How to Use Your Android Phone as a Modem; No Rooting Required, Redux

By Jason Fitzpatrick on January 3rd, 2012

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Last year we showed you how to tether your Android phone to your computer, no rooting required. The only catch was that it cost $16—now we’re back with a just as simple but free-as-in-beer solution.

Our original guide was inspired by a reader email, asking us to help configure their Android phone and laptop for tethered browsing, and detailed how to use the robust PDAnet to tether. This guide is inspired by the recent release of Tether, a free application from Koushik Dutta, the brains behind the awesome ClockworkMod package for Android. Read on as we show you how to use ClockwordMod Tether.

One word of warning before we continue; although we found Tether to be a perfectly acceptable alternative to PDAnet, it is still an Alpha release. If you’re worried about hiccups or downtime (and your job depends on you having face and reliable internet access) we’d highly suggest reading our original guide focused on PDAnet as PDAnet is a mature and well tested tethering tool.

What You’ll Need

Accept for a quick download, you should have everything you need on hand already. For this tutorial you’ll need the following items:

  • Your Android Phone
  • Your laptop, netbook, or desktop computer
  • A USB sync cable for your Android phone
  • A copy of Clockwork Mod Tether Alpha (Available for Windows/Mac/Linux)

Once you’ve downloaded the appropriate copy for your OS, you’re ready to rock. Let’s get started!

Installing Tether

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After downloading the installation app, launch it. Although you won’t have to do anything too fancy to install tether you will need to approve a variety of system changes—the warnings look serious but that’s just because Windows Vista/7 is particularly aggressive about warning users.

Click through the installation process, about halfway through a command prompt window will pop up and the installation process will prompt you to approve the installation of an unsigned driver. Approve it.

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At the end of the installation process Tether will launch your default web browser and direct it to Tether Drivers sub-page of the ClockworkMod site. If you already have the most up-to-date USB drivers for your particular Android phone, you can skip this step. For everyone else, take a moment to grab drivers for your phone. Don’t see your phone listed? You can always check out the driver list provided by Google here. At any rate, you’ll need to make sure your drivers are up to date before continuing.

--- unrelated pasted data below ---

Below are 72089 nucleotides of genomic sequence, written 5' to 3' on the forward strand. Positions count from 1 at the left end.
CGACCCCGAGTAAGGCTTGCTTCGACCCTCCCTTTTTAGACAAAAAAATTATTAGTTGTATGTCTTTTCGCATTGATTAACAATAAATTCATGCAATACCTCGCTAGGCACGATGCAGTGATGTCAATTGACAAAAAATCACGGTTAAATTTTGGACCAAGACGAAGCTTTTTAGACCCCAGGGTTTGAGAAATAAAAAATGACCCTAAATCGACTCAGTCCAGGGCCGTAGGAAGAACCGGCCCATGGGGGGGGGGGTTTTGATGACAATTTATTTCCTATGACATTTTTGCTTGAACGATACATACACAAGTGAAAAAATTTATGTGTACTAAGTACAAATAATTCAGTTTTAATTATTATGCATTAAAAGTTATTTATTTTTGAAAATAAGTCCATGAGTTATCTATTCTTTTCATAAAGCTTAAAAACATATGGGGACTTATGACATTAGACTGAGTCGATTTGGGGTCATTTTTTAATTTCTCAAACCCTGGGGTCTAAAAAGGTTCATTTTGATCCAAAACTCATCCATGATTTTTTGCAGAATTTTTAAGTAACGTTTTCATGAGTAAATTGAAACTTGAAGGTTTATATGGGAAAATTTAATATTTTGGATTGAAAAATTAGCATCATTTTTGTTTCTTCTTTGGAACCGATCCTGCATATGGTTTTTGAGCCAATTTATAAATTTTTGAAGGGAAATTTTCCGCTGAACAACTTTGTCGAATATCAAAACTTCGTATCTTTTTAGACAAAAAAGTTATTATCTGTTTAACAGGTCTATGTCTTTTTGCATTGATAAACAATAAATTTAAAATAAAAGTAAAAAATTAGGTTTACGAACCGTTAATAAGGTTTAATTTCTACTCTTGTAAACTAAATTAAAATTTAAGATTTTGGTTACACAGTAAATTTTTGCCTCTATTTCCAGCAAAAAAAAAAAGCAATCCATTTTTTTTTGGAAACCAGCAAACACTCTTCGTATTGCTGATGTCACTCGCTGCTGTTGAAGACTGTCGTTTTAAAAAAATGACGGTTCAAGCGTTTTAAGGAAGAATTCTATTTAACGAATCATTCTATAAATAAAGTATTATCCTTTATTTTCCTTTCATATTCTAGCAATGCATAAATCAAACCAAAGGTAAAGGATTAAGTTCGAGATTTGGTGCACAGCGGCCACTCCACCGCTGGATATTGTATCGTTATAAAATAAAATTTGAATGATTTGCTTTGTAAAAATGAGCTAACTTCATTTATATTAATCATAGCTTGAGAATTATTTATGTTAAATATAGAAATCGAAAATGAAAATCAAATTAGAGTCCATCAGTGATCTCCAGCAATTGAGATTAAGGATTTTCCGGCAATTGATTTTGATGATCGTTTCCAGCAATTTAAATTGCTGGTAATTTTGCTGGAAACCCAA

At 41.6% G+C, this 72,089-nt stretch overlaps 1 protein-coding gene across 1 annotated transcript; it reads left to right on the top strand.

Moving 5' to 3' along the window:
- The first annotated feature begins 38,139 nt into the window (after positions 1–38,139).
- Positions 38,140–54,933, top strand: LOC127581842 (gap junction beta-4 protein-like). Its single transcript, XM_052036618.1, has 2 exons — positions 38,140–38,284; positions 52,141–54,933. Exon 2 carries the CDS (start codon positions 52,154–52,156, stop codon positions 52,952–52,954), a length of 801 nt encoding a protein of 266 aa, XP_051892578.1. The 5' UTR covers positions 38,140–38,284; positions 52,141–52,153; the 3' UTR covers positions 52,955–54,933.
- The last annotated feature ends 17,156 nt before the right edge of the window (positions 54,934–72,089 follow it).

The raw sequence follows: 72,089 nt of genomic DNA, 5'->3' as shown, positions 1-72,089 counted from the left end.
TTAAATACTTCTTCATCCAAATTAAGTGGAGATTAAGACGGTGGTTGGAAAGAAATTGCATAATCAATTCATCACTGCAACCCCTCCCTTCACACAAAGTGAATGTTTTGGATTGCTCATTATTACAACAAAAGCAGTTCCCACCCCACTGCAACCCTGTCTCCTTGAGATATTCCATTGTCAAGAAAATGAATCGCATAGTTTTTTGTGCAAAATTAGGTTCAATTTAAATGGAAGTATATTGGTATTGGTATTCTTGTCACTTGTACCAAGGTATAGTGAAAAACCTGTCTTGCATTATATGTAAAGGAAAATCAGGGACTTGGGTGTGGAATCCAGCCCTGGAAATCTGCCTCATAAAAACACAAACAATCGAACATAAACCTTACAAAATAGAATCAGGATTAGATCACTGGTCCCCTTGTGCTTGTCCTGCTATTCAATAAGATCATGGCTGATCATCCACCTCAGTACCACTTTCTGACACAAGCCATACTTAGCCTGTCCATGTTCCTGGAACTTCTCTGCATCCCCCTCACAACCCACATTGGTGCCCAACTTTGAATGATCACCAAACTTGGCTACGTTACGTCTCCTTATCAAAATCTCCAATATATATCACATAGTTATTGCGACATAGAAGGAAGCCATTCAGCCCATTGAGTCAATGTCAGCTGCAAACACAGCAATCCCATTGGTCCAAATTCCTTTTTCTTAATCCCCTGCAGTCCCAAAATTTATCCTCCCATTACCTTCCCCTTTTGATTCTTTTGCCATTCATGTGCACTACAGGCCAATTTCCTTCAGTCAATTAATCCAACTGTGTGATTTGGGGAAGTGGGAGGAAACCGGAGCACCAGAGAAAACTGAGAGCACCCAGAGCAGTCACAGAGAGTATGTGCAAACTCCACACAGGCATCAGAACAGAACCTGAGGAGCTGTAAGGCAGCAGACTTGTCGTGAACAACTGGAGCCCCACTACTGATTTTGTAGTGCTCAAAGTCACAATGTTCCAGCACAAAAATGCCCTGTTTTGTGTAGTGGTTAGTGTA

If you’ve previously used PDAnet on your computer (whether the trial or the full package) you’ll need to uninstall it before continuing. Tether will not work if PDAnet is installed. Once your drivers are up to date and you’ve confirmed PDAnet is uninstalled, it’s time to fire up Tether.

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When you first run it there isn’t much going on, it simply sits by idle waiting for you to start the process. Now is the time to plug in your Android phone’s sync cable and tether the phone to your computer. You’ll need to have Debug mode enabled. Take a moment to navigate, on your Android phone, to Settings > Applications > Development and check USB Debugging. Once you’ve confirmed debugging is on and your phone is connected, click Start in the Tether interface on your computer.

Tether should spring to life; don’t worry too much about the output whirling by in the Tether Log window. Tether will automatically install the Tether application on your Android phone (if it doesn’t you can find it in the \ClockworkMod\Tether\Common\ folder and install it manually).

At this point the USB logo on both the Tether desktop app and the Tether Android app should be green like so: 

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And that’s it! You’re connected to the internet via your Android phone. No more hunting for Wi-Fi nodes, you’ve got a easy to use tether right in your pocket.

Troubleshooting Your Tether Installation

Although we had a painless Tether installation, it’s still an Alpha release app. We’ve rounded up some solutions to common problems here.

First, when in doubt, restart both your computer and phone. Second, use the task manager to kill all instances of tether.exe and node.exe before restarting the tether.exe—some users report that the first time they run Tether it doesn’t work but after killing the process and starting it again everything is fine.

Getting a DUN Null error? Make sure you’ve uninstalled PDAnet—double check even if you think it’s not installed, maybe you tested it out years ago and forgot.

Connection hangs between phone and computer? Make sure your USB drivers are up to date. It’s possible to have just-good-enough older drivers that get the phone and computer talking but fail to completely connect the two together.

Installation failed? Run it again as administrator and make sure to approve the driver requests it makes.

If you need additional help or have run into a quirky installation issue, make sure to check out the discussion thread about ClockworkMod Tether here.

Jason Fitzpatrick is a warranty-voiding DIYer who spends his days cracking opening cases and wrestling with code so you don't have to. If it can be modded, optimized, repurposed, or torn apart for fun he's interested (and probably already at the workbench taking it apart). You can follow him on if you'd like.

  • Published 01/3/12
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